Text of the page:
3 Differences Between Military and Civilian Divorce


 

There are more than 1.3 million active duty American military personnel worldwide. Military life is difficult for the entire family from the soldier deployed, to the spouse and children staying at home.  And then there are military marriages.  Only military spouses can truly understand how difficult it is to be involved in a military marriage or why their rate of divorce is more than 50 percent.

If you are a spouse in a military marriage and you are considering divorce as an option, it is important to speak to knowledgeable Pittsburgh divorce lawyers to discuss three main differences between civilian and military divorces including:
 

Where to File for Divorce

A military family is constantly moving around and many times, the active service member does not reside in the same state or country as the rest of the family.  If you and your spouse have decided to file for divorce, the first question is “Where do we file?”  An experienced divorce attorney can review all of the military bases where you and your spouse were stationed and explain your filing options.
 

Dependent Allotments

If you are in a military marriage, you understand the military pays a dependent allotment based upon the marriage of the service member and the number of dependents. The Department of Defense requires servicemembers comply with support orders, but in many cases it is difficult to calculate the dollar amount of the dependent allotment being paid and to arrange for that amount to be forwarded to a civilian spouse and children.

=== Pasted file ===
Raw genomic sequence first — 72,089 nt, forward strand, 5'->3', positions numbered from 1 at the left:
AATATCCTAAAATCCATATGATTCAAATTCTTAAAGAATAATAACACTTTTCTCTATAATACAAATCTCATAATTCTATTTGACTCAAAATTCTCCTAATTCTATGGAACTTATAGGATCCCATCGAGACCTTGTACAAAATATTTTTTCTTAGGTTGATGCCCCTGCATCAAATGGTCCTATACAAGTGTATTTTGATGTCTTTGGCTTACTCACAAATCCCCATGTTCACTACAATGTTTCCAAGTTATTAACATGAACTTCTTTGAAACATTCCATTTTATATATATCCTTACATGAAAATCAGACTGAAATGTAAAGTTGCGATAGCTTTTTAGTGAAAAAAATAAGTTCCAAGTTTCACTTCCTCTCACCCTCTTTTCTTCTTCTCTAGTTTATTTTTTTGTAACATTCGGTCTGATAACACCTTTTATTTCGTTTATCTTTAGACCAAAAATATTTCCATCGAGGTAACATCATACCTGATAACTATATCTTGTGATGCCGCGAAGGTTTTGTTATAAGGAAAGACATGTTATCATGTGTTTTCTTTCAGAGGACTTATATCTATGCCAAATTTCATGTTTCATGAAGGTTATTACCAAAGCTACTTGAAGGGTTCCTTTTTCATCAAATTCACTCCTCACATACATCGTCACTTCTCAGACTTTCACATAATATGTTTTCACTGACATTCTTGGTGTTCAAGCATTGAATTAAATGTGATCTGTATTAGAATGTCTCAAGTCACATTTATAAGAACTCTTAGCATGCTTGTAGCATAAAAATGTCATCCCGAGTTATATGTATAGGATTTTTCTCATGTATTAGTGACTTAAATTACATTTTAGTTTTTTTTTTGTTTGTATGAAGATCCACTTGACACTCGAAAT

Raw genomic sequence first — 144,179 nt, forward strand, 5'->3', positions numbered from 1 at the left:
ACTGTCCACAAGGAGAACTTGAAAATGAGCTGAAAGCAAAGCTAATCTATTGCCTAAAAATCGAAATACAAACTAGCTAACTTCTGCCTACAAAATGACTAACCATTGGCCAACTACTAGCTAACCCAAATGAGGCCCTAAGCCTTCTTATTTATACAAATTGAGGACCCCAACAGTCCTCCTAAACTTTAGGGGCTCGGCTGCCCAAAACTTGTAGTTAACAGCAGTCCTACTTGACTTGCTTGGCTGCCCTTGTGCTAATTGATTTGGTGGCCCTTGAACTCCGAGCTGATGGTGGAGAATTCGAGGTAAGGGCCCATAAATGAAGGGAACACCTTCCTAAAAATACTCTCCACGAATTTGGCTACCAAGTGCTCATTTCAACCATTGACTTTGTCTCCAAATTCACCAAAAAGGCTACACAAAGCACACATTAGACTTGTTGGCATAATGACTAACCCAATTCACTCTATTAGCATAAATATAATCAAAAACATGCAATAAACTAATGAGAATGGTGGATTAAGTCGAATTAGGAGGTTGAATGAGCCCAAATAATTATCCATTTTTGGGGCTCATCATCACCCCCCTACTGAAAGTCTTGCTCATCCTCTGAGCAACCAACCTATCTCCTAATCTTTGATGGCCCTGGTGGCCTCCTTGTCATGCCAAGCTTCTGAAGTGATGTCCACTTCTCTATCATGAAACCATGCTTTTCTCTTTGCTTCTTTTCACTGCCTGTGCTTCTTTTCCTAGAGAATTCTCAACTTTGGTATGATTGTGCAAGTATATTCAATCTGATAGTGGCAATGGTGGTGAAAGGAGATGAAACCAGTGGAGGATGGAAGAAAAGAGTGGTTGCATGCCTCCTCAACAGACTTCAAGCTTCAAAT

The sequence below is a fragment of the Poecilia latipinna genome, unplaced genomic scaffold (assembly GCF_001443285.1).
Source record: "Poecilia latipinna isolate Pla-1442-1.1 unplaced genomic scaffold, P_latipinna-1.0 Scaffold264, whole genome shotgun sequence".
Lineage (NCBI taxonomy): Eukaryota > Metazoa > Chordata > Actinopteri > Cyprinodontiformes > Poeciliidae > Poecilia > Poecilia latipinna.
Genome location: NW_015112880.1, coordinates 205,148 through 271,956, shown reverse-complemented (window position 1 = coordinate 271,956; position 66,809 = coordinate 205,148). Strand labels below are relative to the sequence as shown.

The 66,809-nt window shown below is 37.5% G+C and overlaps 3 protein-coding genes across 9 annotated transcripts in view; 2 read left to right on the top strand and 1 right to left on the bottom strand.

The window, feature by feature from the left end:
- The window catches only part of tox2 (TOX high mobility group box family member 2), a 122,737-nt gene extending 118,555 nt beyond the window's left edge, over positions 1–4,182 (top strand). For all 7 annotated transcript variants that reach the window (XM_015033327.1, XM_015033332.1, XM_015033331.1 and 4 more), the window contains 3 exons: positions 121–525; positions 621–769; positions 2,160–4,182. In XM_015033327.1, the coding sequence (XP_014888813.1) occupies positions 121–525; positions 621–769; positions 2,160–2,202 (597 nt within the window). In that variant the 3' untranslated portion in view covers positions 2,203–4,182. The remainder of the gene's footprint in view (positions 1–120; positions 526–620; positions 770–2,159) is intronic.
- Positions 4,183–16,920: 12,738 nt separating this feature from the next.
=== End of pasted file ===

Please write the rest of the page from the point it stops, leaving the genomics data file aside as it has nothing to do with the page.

Military Benefits and the 20/20/20 Rule

Military divorces have other differences, including use of a commissary, TRICARE insurance and other benefits. Unless you speak to an experienced divorce attorney, you may not even realize these benefits are a concern in light of the 20/20/20 rule. Military rules cut off a civilian spouse from benefits after divorce, unless the following certain requirements are met:

  • Military Service: The servicemember was in the military for at least 20 years;
  • Marriage: The couple was married for at least 20 years; and
  • Overlap: The marriage overlapped the military service for at least 20 years.
     

A knowledgeable divorce attorney can guide you through ways to equitably address your situation when one spouse may be receiving a military pension irrespective of the 20/20/20 rule. If you are a member of our armed serves and are contemplating divorce, contact the experienced divorce attorneys at Pollock Begg Komar Glasser & Vertz LLC, to make certain you understand all of the pitfalls surrounding a military divorce. 

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